Cortical excitability affects mood state in patients with idiopathic generalized epilepsies (IGEs)

Academic Article


  • Previously, we demonstrated an association between cortical hyperexcitability and mood disturbance in healthy adults. Studies have documented hyperexcitability in patients with idiopathic generalized epilepsies (IGEs; long-interval intracortical inhibition [LICI]) and high prevalence of mood comorbidities. This study aimed to investigate the influences of cortical excitability and seizure control on mood state in patients with IGEs. Single and paired-pulse transcranial magnetic stimulation (TMS) was applied to 30 patients with IGEs (16 controlled IGEs [cIGEs], 14 with treatment-resistant IGEs [trIGEs]), and 22 healthy controls (HCs) to assess cortical excitability with LICI. The Profile of Mood Sates (POMS) questionnaire was used to assess total mood disturbance (TMD), as well as, six mood domains: Depression, Confusion, Anger, Anxiety, Fatigue, and Vigor. To assess the effects of seizure control (HC vs. cIGEs vs. trIGEs) and LICI response (inhibitory vs. excitatory) on TMD, a two-way multivariate analysis of variance (MANOVA) was performed. Analyses revealed a significant main effect of long-interval intracortical inhibition (LICI) response on TMD (F(1, 46) = 4.69, p = 0.04), but not seizure control (F(2, 46) = 0.288, p = 0.75). Excitatory responders endorsed significantly higher TMD scores, indicating greater mood disturbance, than inhibitory responders (MD = − 2.12; T (50) = − 2.47, p = 0.04). Also, excitatory responders endorsed more items than inhibitory responders on the Depression (MD = − 2.12; T (50) = − 2.47, p = 0.04) and Fatigue (MD = − 3.42; T (50) = − 2.96, p = 0.03) subscales of the POMS. These findings provide further evidence of a relationship between hyperexcitability and mood disturbance, and indicate that cortical excitability may have greater influence on mood state than seizure control in patients with IGEs. Results also support theories for the underlying role of gamma-aminobutyric acid (GABA) network dysfunction in the etiology of depression. To better understand the clinical relevance and causal nature of these relationships, further investigation is warranted.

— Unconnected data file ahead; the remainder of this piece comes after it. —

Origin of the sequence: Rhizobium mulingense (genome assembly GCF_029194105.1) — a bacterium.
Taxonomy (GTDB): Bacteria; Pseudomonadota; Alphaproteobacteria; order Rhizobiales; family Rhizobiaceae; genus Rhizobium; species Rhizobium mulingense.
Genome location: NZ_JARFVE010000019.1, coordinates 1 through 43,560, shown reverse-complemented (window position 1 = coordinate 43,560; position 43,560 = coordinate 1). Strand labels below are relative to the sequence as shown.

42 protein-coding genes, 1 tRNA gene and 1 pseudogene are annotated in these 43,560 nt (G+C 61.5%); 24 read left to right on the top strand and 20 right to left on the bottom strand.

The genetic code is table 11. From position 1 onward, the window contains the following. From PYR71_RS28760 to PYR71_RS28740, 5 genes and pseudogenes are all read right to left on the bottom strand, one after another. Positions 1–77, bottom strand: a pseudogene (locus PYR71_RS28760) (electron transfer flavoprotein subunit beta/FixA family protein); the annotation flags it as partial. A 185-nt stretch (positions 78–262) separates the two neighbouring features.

• Published In

    Digital Object Identifier (doi)

    Pubmed Id

  • 16011068
  • Author List

  • Bolden LB; Griffis JC; Nenert R; Allendorfer JB; Szaflarski JP
  • Start Page

  • 84
  • End Page

  • 89
  • Volume

  • 90